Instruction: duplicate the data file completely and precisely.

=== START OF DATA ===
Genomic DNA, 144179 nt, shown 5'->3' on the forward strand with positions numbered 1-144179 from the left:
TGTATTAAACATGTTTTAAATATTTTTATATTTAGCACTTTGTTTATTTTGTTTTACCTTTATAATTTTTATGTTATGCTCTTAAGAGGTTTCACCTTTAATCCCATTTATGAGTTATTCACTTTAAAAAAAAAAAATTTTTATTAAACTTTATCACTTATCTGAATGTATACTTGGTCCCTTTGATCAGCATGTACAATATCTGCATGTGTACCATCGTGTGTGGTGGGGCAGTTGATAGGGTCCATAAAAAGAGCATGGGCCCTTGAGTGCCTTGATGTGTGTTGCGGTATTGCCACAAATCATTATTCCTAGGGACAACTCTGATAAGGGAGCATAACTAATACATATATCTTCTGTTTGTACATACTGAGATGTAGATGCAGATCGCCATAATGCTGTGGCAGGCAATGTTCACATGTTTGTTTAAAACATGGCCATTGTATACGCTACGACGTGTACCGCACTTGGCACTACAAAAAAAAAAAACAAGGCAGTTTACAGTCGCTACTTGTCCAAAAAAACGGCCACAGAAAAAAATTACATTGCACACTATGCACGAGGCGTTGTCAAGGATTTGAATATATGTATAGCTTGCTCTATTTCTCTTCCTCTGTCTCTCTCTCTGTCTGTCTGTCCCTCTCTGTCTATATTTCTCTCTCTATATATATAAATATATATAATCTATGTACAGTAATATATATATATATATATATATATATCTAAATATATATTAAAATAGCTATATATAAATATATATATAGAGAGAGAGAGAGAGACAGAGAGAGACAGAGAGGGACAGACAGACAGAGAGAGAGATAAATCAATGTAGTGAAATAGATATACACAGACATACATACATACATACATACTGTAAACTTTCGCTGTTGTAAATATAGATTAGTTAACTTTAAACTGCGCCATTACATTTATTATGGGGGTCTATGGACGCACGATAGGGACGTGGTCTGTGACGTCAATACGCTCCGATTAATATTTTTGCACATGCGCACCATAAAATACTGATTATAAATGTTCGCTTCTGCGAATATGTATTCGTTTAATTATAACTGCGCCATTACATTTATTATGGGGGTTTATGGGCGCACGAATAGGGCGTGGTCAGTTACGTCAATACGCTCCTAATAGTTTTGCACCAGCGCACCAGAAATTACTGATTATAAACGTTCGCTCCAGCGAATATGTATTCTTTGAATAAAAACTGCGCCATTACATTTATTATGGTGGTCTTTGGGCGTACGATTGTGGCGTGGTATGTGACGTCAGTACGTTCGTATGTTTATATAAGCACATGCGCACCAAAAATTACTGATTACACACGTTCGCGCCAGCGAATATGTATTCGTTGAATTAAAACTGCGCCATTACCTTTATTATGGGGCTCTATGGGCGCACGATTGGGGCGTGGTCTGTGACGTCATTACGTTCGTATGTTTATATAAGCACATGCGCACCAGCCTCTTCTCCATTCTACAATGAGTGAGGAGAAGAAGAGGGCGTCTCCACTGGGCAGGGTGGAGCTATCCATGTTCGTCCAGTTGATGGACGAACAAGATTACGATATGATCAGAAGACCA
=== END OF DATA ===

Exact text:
Genomic DNA, 144179 nt, shown 5'->3' on the forward strand with positions numbered 1-144179 from the left:
TGTATTAAACATGTTTTAAATATTTTTATATTTAGCACTTTGTTTATTTTGTTTTACCTTTATAATTTTTATGTTATGCTCTTAAGAGGTTTCACCTTTAATCCCATTTATGAGTTATTCACTTTAAAAAAAAAAAATTTTTATTAAACTTTATCACTTATCTGAATGTATACTTGGTCCCTTTGATCAGCATGTACAATATCTGCATGTGTACCATCGTGTGTGGTGGGGCAGTTGATAGGGTCCATAAAAAGAGCATGGGCCCTTGAGTGCCTTGATGTGTGTTGCGGTATTGCCACAAATCATTATTCCTAGGGACAACTCTGATAAGGGAGCATAACTAATACATATATCTTCTGTTTGTACATACTGAGATGTAGATGCAGATCGCCATAATGCTGTGGCAGGCAATGTTCACATGTTTGTTTAAAACATGGCCATTGTATACGCTACGACGTGTACCGCACTTGGCACTACAAAAAAAAAAAACAAGGCAGTTTACAGTCGCTACTTGTCCAAAAAAACGGCCACAGAAAAAAATTACATTGCACACTATGCACGAGGCGTTGTCAAGGATTTGAATATATGTATAGCTTGCTCTATTTCTCTTCCTCTGTCTCTCTCTCTGTCTGTCTGTCCCTCTCTGTCTATATTTCTCTCTCTATATATATAAATATATATAATCTATGTACAGTAATATATATATATATATATATATATATCTAAATATATATTAAAATAGCTATATATAAATATATATATAGAGAGAGAGAGAGAGACAGAGAGAGACAGAGAGGGACAGACAGACAGAGAGAGAGATAAATCAATGTAGTGAAATAGATATACACAGACATACATACATACATACATACTGTAAACTTTCGCTGTTGTAAATATAGATTAGTTAACTTTAAACTGCGCCATTACATTTATTATGGGGGTCTATGGACGCACGATAGGGACGTGGTCTGTGACGTCAATACGCTCCGATTAATATTTTTGCACATGCGCACCATAAAATACTGATTATAAATGTTCGCTTCTGCGAATATGTATTCGTTTAATTATAACTGCGCCATTACATTTATTATGGGGGTTTATGGGCGCACGAATAGGGCGTGGTCAGTTACGTCAATACGCTCCTAATAGTTTTGCACCAGCGCACCAGAAATTACTGATTATAAACGTTCGCTCCAGCGAATATGTATTCTTTGAATAAAAACTGCGCCATTACATTTATTATGGTGGTCTTTGGGCGTACGATTGTGGCGTGGTATGTGACGTCAGTACGTTCGTATGTTTATATAAGCACATGCGCACCAAAAATTACTGATTACACACGTTCGCGCCAGCGAATATGTATTCGTTGAATTAAAACTGCGCCATTACCTTTATTATGGGGCTCTATGGGCGCACGATTGGGGCGTGGTCTGTGACGTCATTACGTTCGTATGTTTATATAAGCACATGCGCACCAGCCTCTTCTCCATTCTACAATGAGTGAGGAGAAGAAGAGGGCGTCTCCACTGGGCAGGGTGGAGCTATCCATGTTCGTCCAGTTGATGGACGAACAAGATTACGATATGATCAGAAGACCA